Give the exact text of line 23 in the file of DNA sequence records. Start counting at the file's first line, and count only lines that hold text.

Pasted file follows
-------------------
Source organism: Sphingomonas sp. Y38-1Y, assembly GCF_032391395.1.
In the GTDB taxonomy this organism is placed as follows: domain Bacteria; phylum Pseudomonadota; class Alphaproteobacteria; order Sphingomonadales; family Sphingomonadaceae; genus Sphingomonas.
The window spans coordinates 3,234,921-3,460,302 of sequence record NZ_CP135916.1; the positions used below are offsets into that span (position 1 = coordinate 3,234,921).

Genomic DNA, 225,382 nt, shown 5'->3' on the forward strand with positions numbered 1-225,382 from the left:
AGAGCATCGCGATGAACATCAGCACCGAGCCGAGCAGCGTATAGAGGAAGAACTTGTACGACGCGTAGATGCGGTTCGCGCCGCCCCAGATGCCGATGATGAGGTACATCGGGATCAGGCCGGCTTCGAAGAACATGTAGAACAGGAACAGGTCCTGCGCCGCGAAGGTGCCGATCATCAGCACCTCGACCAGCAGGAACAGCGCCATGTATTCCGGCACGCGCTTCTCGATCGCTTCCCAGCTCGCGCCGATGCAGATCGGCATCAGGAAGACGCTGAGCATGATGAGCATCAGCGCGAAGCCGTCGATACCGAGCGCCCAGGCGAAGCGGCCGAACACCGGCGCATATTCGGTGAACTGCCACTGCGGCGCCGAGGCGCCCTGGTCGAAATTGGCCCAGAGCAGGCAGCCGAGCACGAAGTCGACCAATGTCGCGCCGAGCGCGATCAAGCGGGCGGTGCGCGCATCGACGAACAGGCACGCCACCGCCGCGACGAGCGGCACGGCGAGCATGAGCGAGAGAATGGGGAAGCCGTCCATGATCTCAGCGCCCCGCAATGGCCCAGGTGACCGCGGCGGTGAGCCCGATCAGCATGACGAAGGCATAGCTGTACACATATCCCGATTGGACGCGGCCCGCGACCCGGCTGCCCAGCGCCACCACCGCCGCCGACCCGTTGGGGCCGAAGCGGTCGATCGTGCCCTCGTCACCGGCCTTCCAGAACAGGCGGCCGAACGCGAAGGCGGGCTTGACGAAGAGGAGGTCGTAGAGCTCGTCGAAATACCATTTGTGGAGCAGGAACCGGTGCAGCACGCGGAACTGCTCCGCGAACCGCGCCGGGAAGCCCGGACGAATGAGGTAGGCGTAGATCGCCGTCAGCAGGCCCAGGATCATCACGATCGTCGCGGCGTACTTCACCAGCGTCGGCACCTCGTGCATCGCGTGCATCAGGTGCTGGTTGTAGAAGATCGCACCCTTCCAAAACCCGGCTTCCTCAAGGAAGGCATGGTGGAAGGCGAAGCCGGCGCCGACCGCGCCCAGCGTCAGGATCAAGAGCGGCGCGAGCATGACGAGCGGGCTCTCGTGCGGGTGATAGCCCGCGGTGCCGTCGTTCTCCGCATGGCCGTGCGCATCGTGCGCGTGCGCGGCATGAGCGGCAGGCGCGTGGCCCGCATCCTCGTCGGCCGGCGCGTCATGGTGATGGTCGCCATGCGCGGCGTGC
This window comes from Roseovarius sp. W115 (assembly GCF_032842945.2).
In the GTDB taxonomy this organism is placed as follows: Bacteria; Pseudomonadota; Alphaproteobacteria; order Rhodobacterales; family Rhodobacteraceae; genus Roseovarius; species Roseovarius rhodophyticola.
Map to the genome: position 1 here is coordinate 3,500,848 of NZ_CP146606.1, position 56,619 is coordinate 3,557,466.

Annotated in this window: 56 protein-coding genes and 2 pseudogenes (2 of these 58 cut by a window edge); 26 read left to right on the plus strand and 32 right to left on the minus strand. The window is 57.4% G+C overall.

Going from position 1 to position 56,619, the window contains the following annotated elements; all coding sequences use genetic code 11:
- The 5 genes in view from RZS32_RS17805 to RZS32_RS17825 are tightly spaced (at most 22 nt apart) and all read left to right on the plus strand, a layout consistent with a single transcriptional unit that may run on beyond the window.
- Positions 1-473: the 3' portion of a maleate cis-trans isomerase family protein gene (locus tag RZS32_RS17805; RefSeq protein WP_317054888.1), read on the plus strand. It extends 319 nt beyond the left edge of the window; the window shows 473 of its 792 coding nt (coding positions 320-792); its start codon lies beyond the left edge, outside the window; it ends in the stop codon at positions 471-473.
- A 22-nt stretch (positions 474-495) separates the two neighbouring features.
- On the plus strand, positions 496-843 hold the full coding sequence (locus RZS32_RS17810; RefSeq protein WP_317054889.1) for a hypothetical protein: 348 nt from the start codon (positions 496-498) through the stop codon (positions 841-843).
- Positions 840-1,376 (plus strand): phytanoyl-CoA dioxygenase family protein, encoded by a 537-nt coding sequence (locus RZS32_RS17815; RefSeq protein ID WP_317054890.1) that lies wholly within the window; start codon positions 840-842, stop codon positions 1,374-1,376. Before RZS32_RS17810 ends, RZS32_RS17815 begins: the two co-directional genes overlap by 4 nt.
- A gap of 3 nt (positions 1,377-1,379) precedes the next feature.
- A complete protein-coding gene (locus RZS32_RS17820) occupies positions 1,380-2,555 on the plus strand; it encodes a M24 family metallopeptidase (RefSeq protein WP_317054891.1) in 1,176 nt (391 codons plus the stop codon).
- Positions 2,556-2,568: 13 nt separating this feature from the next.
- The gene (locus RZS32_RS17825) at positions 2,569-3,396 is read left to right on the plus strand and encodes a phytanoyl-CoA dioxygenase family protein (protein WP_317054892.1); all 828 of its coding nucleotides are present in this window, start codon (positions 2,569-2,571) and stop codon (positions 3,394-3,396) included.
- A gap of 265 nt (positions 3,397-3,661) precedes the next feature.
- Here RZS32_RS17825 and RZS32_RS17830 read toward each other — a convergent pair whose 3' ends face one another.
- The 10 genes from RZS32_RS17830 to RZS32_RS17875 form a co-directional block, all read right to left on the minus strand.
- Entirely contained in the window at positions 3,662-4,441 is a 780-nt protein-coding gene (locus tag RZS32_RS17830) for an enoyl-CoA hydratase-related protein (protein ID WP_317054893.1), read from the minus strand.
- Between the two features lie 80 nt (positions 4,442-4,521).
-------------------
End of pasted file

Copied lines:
- Entirely contained in the window at positions 3,662-4,441 is a 780-nt protein-coding gene (locus tag RZS32_RS17830) for an enoyl-CoA hydratase-related protein (protein ID WP_317054893.1), read from the minus strand.